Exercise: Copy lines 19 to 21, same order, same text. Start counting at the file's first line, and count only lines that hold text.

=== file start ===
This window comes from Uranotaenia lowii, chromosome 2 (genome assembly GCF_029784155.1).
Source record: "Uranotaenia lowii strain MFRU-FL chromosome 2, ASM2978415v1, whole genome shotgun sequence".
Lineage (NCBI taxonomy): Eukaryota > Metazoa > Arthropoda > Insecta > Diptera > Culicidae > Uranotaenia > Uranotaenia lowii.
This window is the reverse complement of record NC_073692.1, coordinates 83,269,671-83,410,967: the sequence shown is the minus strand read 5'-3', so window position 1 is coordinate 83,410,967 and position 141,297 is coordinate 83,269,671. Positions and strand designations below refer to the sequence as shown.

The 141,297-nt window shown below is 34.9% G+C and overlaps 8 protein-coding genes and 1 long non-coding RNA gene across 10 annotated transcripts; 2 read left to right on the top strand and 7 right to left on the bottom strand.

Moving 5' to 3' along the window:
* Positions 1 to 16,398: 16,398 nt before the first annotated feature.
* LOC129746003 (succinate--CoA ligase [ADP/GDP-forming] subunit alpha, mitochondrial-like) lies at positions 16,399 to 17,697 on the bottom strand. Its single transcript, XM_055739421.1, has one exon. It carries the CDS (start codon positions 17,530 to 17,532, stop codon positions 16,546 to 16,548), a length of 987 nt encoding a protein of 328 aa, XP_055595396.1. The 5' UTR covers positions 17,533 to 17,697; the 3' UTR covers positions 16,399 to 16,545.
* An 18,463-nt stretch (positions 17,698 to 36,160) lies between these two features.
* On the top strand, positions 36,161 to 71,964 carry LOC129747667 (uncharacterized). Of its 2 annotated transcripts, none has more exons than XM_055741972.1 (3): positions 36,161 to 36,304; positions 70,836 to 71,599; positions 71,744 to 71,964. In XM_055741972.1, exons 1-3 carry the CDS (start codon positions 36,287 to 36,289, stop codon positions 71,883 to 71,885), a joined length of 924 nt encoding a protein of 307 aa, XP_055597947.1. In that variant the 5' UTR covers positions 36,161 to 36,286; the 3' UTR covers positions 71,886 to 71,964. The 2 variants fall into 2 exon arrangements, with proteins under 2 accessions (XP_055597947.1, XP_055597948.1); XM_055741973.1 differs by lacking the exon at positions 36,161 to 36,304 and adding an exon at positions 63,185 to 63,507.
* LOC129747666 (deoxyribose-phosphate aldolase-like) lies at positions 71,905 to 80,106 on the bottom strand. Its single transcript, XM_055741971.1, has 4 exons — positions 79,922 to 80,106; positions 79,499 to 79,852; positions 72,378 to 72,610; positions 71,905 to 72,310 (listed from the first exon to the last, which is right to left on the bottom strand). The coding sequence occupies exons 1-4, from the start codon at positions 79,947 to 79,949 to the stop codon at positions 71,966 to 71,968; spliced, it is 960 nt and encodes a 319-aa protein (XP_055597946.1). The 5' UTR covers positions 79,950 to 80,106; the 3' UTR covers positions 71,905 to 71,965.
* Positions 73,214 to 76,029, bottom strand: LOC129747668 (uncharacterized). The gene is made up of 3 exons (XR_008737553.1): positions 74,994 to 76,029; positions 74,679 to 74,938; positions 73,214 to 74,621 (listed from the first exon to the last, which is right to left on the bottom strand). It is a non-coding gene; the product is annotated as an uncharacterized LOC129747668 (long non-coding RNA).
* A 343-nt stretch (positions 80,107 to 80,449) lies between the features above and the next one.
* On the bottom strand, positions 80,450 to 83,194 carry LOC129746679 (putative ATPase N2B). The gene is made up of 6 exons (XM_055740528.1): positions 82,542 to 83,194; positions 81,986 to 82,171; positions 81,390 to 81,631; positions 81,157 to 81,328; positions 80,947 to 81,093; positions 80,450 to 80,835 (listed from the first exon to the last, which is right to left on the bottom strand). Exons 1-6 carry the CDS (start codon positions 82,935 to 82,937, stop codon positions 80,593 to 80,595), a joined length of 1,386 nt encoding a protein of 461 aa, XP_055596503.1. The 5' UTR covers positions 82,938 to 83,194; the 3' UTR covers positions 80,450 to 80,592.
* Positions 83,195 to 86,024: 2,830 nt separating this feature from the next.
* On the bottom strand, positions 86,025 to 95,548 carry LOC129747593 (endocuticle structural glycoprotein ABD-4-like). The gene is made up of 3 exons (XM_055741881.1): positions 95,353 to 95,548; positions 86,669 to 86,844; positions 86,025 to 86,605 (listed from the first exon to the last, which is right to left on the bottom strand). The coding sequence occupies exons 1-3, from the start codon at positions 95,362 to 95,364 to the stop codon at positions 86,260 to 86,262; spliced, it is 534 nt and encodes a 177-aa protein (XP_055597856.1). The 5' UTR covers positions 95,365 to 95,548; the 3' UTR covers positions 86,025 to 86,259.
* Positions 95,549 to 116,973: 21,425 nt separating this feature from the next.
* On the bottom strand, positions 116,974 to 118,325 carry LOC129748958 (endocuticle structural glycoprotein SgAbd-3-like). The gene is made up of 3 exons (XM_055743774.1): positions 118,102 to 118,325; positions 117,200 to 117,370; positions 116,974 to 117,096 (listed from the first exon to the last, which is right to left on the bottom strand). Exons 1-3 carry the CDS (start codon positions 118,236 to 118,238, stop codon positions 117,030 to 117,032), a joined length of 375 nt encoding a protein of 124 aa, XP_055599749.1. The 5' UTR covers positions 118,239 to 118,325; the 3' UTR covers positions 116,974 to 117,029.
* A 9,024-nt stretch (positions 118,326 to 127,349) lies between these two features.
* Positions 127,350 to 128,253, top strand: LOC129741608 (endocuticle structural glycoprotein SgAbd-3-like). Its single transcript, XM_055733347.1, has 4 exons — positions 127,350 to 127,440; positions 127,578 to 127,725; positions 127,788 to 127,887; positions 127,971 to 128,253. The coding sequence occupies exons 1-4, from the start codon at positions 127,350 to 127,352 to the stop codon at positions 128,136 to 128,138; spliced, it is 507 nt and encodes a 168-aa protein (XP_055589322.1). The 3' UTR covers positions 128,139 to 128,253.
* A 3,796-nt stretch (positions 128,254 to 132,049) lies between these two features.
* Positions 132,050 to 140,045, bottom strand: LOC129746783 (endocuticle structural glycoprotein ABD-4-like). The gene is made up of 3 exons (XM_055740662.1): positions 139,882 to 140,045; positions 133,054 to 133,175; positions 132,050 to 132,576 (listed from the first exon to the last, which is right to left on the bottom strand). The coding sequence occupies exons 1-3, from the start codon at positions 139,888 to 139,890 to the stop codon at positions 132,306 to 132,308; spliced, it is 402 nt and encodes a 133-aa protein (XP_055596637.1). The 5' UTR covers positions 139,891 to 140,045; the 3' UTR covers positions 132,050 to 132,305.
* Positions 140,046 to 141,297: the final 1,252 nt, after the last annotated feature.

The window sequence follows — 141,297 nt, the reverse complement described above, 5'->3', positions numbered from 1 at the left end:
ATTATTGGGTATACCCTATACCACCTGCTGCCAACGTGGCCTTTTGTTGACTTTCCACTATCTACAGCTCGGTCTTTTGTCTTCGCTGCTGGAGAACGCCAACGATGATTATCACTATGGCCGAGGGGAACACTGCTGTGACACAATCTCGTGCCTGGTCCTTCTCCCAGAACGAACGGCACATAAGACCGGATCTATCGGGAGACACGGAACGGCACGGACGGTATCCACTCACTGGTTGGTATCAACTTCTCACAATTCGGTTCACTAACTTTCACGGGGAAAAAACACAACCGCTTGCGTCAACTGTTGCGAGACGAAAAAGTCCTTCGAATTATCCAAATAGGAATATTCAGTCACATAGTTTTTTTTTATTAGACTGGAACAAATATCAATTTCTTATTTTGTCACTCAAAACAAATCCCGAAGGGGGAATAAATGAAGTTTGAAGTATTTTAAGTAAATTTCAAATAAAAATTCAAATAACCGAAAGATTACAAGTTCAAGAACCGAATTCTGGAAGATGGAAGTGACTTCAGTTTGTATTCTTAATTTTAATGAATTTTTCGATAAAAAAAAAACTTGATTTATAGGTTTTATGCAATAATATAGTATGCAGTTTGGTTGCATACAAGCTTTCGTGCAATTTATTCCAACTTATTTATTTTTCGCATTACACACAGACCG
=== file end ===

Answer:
* A 9,024-nt stretch (positions 118,326 to 127,349) lies between these two features.
* Positions 127,350 to 128,253, top strand: LOC129741608 (endocuticle structural glycoprotein SgAbd-3-like). Its single transcript, XM_055733347.1, has 4 exons — positions 127,350 to 127,440; positions 127,578 to 127,725; positions 127,788 to 127,887; positions 127,971 to 128,253. The coding sequence occupies exons 1-4, from the start codon at positions 127,350 to 127,352 to the stop codon at positions 128,136 to 128,138; spliced, it is 507 nt and encodes a 168-aa protein (XP_055589322.1). The 3' UTR covers positions 128,139 to 128,253.
* A 3,796-nt stretch (positions 128,254 to 132,049) lies between these two features.